Speaking Hawaiian (“Hawaiian language”)

A tourist walks up to a native Hawaiian
and says, "So is it Hawai'i or Havai'i?"

     The native answers, " Havai'i."

"Thank you," says the tourist.

     "You're velcome," replies the native.


Actually, I should have called this "Pronouncing Hawaiian."

Kona locals are enraptured with the Hawaiian language. Everywhere you go you see words in Hawaiian: on posters, in newspaper editorials, on t-shirts, in the Aloha Airlines onboard magazine.

A few years ago I decided to study a little Hawaiian because, spending as much time here as I did, I thought it would be nice to converse with the indigenous population in their own lingo. That's when I discovered that, as much as people speak about Hawaiian, nobody actually speaks Hawaiian. The sole exception is the kahu who blesses the carbo and award dinners, and while I assume he actually knows what he's saying, nobody else does, including the locals, which is why he always provides a translation.

As it happens, my linguistic efforts weren't wasted, because I got enraptured with Hawaiian myself. It truly is musical, poetic and, in an odd way, reflective of the gentle island gestalt you start to feel as soon as you arrive. So what they say about Hawaiian is really true.

Except when they say it's a "rich" language. It isn't. It may be a lot of things, but rich isn't one of them. For one thing, there are only twelve letters in the entire alphabet (all five vowels plus h, k, l, m, n, p and w), making Hawaiian the ultimate minimalist character system. For another, there aren't that many words. Wal-Mart uses more words just to label its shelves than there are in the entire Hawaiian dictionary.

So why should race week visitors to the Big Island consider learning anything about a language that hosts no great literature and nobody speaks?

Because even though the locals don't know much Hawaiian, they pronounce what they do know extremely well, and I've found over the years that making the attempt to do the same elevates you considerably in the eyes of native Hawaiians and makes interacting with them much more fun. Off-islanders rarely pronounce place names the right way, and the locals usually won't correct them. But if they sense that you've studied up a little and are making the attempt, they take great delight in helping you get it right which, to a linguistic pedant such as me, is terrific fun.

Speaking of which, Hawaiian words are a lot of fun to pronounce, because the language is so rhythmic and musical. Compare the word "humuhumunukunukuapua'a" with, say, "prestidigitate" or "atherosclerosis" or "turret-mounted anti-aircraft gun" and you'll see my point. It really is a cool language.

So let's get on with getting you up to speed.

*   *   *

One of the other things that makes Hawaiian so cool is that it has stuff English doesn't. Or French or German or just about any other language you can think of, except Zulu. (When you hear someone speaking Zulu you want to smack him smartly between the shoulder baldes to dislodge whatever is caught in his throat.)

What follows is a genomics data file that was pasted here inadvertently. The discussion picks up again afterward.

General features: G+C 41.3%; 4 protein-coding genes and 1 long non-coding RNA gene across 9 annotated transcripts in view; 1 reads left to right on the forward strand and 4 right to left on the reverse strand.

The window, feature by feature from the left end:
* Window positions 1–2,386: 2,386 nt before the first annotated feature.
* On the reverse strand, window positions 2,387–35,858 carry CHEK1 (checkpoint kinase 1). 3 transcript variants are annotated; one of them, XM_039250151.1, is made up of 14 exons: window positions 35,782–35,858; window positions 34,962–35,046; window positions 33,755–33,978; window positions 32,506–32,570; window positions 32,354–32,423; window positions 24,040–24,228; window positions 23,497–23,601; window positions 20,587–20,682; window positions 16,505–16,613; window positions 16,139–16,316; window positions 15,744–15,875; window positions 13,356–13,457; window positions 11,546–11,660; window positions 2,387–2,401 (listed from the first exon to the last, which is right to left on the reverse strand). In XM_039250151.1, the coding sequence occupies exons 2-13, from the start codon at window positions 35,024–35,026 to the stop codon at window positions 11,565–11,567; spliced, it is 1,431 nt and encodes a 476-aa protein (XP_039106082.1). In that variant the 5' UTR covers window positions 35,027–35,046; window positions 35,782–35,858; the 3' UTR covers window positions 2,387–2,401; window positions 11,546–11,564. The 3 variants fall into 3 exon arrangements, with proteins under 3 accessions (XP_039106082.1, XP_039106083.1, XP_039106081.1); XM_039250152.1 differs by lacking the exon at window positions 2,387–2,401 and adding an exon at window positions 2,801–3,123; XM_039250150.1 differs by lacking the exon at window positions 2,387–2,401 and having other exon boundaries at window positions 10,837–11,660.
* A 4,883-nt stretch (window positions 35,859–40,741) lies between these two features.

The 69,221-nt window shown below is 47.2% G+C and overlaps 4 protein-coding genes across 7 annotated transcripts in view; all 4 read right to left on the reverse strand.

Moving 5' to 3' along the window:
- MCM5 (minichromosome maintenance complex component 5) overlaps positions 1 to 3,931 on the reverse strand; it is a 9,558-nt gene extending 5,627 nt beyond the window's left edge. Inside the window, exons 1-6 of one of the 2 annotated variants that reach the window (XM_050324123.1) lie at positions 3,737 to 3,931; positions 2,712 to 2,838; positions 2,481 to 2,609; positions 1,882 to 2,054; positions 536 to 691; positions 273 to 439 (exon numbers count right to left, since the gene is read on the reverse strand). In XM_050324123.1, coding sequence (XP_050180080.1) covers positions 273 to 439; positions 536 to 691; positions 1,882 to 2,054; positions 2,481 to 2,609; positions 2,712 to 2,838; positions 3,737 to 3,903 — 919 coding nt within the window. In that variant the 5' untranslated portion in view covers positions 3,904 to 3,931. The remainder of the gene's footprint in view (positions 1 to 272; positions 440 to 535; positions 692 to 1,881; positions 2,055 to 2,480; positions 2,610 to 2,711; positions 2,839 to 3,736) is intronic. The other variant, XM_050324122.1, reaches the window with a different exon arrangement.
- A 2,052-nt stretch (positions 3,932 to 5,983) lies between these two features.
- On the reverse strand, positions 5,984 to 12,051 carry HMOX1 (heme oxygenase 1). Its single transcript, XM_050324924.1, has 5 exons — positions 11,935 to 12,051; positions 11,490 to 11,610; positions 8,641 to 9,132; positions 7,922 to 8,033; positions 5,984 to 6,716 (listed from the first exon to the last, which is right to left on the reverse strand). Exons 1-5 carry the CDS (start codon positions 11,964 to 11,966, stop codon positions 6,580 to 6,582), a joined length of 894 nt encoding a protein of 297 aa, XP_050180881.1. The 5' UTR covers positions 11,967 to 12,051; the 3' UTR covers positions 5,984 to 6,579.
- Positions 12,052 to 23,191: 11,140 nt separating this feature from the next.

One of these is the okina, which is written like this, `, a little smudge that looks like an upside-down apostrophe. Since that's kind of hard to type and I don't trust all of your Web browsers to be able to reproduce it anyway, I'll use an apostrophe. Don't worry about confusing it with a real apostrophe because Hawaiian doesn't have any.

The okina is what linguists call a "glottal stop," a kind of catch in the throat. You see it all the time in written Hawaiian – in fact, it's right there in the word "Hawai'i" – but you probably ignore it.

You shouldn't. The okina is actually a consonant. You wouldn't drop a consonant in English, like turning "phone" into "own," and you shouldn't do it in Hawaiian either.

The okina tells you to come to a complete stop...and then start again. Take as an example the Hawaiian word "a'a." It's not pronounced "ahhhh," as a prolonged sigh, but rather "ah ah." It's two distinct syllables, such as you'd use when trying to admonish a child, as in "Ah! Ah! Don't stab your little brother in the eye with those scissors!"

Speaking of a'a, here's interesting factoid for you. You know how Eskimos have thirty six different words for snow? Well, they don't, but Hawaiians have several different words for lava. Look around the island and  you'll see that some lava has hardened into big, creamy looking swirls, kind of like Carvel soft-serve ice cream, only black. Other lava lies around in rough, craggy chunks. The smooth-looking swirly stuff has a smooth-sounding swirly name, which is "pahoehoe" (pa-HOE-eh-HOE-eh). The rough, craggy stuff has a rough, craggy name, "a'a" ("Ah! Ah!").